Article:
3. Where should these disclosures be reported?
According to the legislation, the required information should be included as part of a ‘Non-Financial Information Statement’ within the strategic report of the entity’s annual report. Importantly however, “If information required by subsections (1) to (5) to be included in the statement is published by the company by means of a national, EU-based or international reporting framework, the statement must specify the framework or frameworks used, instead of including that information.”
As such, if for example an entity presently or plans to report through the UN Global Compact (UNGC) or Global Reporting Initiative (GRI), they may already be compliant and can continue to report this information outside of their annual report. In this instance, these separate aspects of reporting would need to correspond to the same financial year.
In our opinion, for companies that present UNGC or GRI-related information outside of their annual report, we hope that they will elect to include more than just a sign-post to this information within their Non-Financial Information Statement. Providing at least a summary of this information will clearly better comply with the intent of this legislation, which is to have relevant and material non-financial information presented alongside financial information in an integrated manner.
Final thoughts on how to approach these new requirements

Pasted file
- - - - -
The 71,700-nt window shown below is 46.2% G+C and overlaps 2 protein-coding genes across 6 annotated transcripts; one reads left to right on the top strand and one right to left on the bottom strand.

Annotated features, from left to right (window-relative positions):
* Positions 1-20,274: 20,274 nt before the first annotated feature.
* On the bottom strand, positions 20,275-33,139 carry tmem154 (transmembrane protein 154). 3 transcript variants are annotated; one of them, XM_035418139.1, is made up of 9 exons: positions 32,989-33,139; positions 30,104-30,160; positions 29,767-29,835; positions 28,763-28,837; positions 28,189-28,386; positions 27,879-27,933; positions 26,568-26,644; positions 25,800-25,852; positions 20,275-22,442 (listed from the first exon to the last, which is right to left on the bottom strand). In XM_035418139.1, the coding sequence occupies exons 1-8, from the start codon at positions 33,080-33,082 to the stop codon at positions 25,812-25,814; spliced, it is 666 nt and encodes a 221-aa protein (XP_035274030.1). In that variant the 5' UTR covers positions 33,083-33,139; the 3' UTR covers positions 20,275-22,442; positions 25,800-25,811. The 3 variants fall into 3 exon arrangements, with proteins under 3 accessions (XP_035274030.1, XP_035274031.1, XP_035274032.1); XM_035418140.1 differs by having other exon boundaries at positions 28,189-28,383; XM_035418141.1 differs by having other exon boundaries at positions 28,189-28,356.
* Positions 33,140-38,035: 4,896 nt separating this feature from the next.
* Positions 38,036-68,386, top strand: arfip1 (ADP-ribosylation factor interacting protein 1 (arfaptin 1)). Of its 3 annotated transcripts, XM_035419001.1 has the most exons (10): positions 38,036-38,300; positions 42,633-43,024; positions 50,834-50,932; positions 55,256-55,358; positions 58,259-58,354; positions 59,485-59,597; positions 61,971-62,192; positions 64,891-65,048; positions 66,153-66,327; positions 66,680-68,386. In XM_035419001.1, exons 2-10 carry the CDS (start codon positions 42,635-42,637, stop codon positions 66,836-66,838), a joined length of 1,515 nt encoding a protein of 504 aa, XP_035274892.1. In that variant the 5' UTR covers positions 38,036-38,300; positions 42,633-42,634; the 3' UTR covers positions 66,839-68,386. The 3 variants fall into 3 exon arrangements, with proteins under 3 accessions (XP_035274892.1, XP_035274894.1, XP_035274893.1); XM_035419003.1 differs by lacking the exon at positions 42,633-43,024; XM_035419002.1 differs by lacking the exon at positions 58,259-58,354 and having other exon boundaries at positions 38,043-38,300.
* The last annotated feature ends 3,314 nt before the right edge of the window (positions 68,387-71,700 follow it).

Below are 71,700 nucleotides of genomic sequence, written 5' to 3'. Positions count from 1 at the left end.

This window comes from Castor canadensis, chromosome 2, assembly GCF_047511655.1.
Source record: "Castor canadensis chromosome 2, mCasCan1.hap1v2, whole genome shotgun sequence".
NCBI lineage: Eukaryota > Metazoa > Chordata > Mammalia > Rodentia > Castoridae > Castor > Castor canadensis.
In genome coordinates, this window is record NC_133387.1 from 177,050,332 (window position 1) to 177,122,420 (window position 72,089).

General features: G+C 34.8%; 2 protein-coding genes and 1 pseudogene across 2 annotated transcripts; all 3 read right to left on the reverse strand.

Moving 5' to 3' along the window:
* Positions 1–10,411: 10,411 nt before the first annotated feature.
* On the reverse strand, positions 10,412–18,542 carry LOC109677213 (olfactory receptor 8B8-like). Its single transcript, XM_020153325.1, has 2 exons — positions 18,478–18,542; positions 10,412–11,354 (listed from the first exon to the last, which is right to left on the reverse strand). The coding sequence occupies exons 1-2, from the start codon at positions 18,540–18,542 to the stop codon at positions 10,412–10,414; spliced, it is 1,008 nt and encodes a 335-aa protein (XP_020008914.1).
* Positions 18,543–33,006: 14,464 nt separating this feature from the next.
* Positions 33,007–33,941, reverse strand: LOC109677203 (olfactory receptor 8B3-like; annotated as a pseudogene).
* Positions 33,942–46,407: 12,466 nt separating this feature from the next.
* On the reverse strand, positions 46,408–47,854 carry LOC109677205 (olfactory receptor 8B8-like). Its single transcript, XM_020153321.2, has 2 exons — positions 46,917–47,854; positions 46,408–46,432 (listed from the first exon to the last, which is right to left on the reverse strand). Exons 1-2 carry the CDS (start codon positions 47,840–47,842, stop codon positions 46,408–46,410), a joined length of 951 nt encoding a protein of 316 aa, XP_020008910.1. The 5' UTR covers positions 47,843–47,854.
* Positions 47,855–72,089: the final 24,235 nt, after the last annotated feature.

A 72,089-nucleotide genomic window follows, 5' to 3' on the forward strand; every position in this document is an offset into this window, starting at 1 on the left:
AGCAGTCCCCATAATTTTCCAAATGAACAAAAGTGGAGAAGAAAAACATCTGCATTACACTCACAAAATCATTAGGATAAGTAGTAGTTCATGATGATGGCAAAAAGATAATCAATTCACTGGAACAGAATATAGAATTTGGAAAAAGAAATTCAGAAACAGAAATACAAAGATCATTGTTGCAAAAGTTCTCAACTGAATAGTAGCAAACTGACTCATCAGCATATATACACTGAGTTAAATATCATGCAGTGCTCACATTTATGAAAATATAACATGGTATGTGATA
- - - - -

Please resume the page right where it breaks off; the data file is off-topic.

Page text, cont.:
- Consider the relevant criteria to determine whether your organisation is affected.
- Unpick the requirements and complete a gap analysis against your organisation’s current activities, performance and data/information collection procedures.
- [Optional] Explore synergies with other voluntary/mandatory reporting frameworks that your organisation already reports or would like to report against – e.g. Modern Slavery Statements (Modern Slavery Act 2015); Financial Standards Board (FSB) Climate-related Financial Disclosures (currently draft); GRI; UNGC; and, European Public Real Estate Association (EPRA) Best Practice Recommendations on Sustainability Reporting.
- Take a look at what your peers are doing – the Climate Disclosure Standards Board (CDSB) have helpfully compiled some relevant good practice examples that can be accessed here.
- Develop a plan to both improve your organisation’s performance in these areas and ability to report accurately and completely.
- Implement the plan.
Nearly finally… we would recommend discussing with your auditor the level of assurance/verification incumbent upon information contained within your non-financial information statement. That said, we would always recommend that such information and data be generated and checked via robust procedures and, where appropriate, supported by third-party advisors and/or software tools. For example, our proprietary software SIERA holds all an organisation’s property-related environmental data in one secure database with powerful validation tools to ensure the accuracy and completeness of data.
And finally, please do get in touch if you would like to explore these requirements further and/or to discuss how your organisation can:
derive benefits from better risk management and transparent reporting
We’re ready to help. Contact our experts today.
 Please note: Board diversity disclosure requirements are nuanced depending on the exact nature of the business. EVORA can provide more information upon request.